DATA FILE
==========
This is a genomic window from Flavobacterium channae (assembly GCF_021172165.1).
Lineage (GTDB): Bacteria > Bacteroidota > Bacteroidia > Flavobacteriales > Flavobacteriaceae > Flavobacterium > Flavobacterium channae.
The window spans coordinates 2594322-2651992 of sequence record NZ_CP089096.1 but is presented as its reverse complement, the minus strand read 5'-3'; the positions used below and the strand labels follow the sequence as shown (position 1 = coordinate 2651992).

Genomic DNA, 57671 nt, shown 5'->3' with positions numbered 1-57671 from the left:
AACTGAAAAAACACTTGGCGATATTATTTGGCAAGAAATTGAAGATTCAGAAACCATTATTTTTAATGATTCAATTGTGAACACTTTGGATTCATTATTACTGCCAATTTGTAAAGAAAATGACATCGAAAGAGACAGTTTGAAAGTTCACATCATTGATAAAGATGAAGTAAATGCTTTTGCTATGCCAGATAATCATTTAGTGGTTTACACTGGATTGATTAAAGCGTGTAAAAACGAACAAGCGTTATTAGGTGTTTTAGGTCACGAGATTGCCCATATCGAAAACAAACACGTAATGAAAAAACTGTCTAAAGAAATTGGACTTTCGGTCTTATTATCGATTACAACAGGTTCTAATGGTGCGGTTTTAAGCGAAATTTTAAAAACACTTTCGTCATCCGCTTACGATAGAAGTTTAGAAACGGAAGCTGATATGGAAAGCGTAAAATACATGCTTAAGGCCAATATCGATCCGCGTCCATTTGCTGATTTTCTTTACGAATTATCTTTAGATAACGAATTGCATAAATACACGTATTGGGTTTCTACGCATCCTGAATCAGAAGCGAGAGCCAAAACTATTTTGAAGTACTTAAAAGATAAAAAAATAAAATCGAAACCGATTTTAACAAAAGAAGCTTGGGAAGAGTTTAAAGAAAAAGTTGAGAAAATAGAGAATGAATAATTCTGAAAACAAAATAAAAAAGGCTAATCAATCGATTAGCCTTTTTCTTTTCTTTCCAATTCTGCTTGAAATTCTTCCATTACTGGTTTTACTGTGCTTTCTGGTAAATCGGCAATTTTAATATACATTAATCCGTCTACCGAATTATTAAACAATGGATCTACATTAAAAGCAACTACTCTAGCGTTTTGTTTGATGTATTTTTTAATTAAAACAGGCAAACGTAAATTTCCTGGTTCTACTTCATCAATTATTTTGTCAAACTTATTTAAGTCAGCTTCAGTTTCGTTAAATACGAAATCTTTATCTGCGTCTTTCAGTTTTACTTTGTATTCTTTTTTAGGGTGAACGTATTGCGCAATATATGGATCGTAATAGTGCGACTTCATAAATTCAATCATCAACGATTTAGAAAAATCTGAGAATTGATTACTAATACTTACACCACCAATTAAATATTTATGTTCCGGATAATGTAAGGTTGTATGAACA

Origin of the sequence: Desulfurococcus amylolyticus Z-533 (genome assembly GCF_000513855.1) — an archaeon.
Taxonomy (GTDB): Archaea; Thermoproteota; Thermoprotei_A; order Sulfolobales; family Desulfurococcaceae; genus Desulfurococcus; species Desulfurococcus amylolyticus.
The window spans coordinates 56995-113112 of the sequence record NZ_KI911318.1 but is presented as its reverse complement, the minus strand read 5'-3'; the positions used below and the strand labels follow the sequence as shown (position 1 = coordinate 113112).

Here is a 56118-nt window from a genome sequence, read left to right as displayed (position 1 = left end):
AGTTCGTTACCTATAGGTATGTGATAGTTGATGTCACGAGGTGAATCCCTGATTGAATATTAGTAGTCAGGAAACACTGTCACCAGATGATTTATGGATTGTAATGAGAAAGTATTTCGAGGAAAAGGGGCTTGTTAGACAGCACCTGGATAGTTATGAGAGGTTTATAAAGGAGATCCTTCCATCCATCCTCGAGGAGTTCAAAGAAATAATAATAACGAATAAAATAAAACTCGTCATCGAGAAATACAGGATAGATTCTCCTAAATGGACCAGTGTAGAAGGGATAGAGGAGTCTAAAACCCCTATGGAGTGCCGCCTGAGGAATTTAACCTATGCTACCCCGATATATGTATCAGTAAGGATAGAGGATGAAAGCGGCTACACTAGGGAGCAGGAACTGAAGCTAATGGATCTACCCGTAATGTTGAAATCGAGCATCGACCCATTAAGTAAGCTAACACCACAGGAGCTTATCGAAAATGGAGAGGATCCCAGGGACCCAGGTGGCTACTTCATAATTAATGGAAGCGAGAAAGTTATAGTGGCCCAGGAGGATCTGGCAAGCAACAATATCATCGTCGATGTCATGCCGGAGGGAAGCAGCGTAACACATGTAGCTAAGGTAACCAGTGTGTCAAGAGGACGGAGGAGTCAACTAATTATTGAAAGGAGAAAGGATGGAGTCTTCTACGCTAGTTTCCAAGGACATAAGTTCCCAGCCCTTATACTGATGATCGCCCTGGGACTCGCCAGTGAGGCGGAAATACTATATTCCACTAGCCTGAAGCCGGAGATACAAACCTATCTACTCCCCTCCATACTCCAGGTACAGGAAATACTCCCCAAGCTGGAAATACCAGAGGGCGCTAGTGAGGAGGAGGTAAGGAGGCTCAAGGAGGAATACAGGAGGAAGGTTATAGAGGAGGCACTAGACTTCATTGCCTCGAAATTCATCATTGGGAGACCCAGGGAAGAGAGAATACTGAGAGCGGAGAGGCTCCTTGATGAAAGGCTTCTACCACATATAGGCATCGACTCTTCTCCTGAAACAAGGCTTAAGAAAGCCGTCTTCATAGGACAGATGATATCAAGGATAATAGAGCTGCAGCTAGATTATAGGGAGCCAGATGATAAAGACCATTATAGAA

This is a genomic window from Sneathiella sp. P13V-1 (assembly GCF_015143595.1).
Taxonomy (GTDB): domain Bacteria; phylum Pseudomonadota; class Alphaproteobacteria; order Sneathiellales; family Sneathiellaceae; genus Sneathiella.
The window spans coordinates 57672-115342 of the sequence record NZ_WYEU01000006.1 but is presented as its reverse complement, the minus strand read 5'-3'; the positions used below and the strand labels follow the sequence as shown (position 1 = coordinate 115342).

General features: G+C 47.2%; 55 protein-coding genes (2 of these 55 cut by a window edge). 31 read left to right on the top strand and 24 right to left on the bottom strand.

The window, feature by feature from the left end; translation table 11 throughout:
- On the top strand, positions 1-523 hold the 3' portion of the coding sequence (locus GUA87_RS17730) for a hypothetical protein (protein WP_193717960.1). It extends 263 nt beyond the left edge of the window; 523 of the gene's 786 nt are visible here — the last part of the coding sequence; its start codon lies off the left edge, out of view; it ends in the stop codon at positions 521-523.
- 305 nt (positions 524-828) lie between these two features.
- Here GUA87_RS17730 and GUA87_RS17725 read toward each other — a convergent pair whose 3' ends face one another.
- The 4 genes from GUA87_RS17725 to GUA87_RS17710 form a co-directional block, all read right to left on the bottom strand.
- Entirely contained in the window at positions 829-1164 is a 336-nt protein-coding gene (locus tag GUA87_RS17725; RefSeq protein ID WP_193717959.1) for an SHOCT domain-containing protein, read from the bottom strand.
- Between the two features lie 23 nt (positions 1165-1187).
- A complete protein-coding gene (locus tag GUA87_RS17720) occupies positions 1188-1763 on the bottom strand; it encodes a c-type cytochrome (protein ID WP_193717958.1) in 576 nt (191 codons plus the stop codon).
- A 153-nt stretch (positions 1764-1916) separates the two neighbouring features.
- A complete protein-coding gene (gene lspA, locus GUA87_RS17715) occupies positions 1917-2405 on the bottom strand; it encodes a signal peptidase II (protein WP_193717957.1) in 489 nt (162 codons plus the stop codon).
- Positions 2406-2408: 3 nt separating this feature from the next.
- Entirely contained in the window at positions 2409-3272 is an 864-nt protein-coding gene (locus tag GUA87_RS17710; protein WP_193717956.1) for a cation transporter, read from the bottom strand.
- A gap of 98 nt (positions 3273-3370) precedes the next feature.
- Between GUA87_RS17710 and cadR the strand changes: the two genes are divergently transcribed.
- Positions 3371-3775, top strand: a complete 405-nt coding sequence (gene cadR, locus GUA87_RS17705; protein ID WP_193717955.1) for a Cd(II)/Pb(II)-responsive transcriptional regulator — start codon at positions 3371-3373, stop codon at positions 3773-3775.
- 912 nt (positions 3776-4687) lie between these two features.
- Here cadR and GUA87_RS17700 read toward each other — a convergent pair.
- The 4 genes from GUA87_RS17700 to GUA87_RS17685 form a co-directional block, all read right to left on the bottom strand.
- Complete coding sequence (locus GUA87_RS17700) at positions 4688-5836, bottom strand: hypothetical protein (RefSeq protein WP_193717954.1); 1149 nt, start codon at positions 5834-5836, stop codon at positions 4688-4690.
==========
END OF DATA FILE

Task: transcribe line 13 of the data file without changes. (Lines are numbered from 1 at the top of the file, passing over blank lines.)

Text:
The window spans coordinates 57672-115342 of the sequence record NZ_WYEU01000006.1 but is presented as its reverse complement, the minus strand read 5'-3'; the positions used below and the strand labels follow the sequence as shown (position 1 = coordinate 115342).